NewsThu Apr 20, 2006 - 12:15 pm EST
Russian Constitutional Court to Hear ‘Gay Marriage’ Case Next Year
By Terry Vanderheyden
UFA, Bashkortostan, April 20, 2006 (LifeSiteNews.com) – A deputy in the State Assembly of a Russian Republic has been granted an inquiry by the country’s constitutional court, to investigate the legality of same-sex “marriage.”
Edvard Murzin, an MP from Bashkortostan – a republic with autonomous status in the southern Urals region – was denied a marriage license last year after attempting to marry a homosexual activist from Moscow. Although a heterosexual, Murzin calls himself a champion of homosexual “rights”, according to a UK Gay News report.
Last February Russia’s Supreme Court ruled to deny Murzin’s application to marry the editor of the Russian homosexual magazine “Queer,” stating that the country would maintain its traditional definition of marriage. Russia’s Family Code was amended to include a ban on same-sex “marriage” by the State Duma not long before Murzin’s attempt.
“I have received formal notification that the Court would consider my inquiry in a plenary session next May or June,” Murzin said Tuesday.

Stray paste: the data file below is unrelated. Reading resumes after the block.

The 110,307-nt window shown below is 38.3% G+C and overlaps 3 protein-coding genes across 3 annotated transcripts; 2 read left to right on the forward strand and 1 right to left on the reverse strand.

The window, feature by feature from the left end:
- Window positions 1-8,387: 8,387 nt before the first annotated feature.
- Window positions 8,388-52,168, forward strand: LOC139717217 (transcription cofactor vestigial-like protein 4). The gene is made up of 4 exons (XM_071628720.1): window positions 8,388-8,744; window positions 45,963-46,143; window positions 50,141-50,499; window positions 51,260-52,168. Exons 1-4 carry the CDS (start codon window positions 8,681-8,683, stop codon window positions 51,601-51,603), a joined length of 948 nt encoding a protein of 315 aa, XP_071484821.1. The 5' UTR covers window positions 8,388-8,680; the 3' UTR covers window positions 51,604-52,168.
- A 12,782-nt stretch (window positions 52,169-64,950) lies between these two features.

A Russian homosexual activist, Nikolai Alekseev, described Murzin’s chances of success as “close to nil. In the case of Mr. Murzin, his rights were not breached because he, being a heterosexual, never had any intention to register same-sex marriage and start a same-sex family,” he explained. “Moreover, his potential groom came to apply for marriage under pseudonym and even without passport which contradicts with the Russian family legislation and, actually, turned the marriage registration attempt into (a) farce.”
“There is nothing to prevent the Constitutional Court from ruling that the denial of marriage rights to same-sex couples is unconstitutional as there is no strict definition of marriage as a union of one man and one woman in Russian Constitution,” Alekseev added.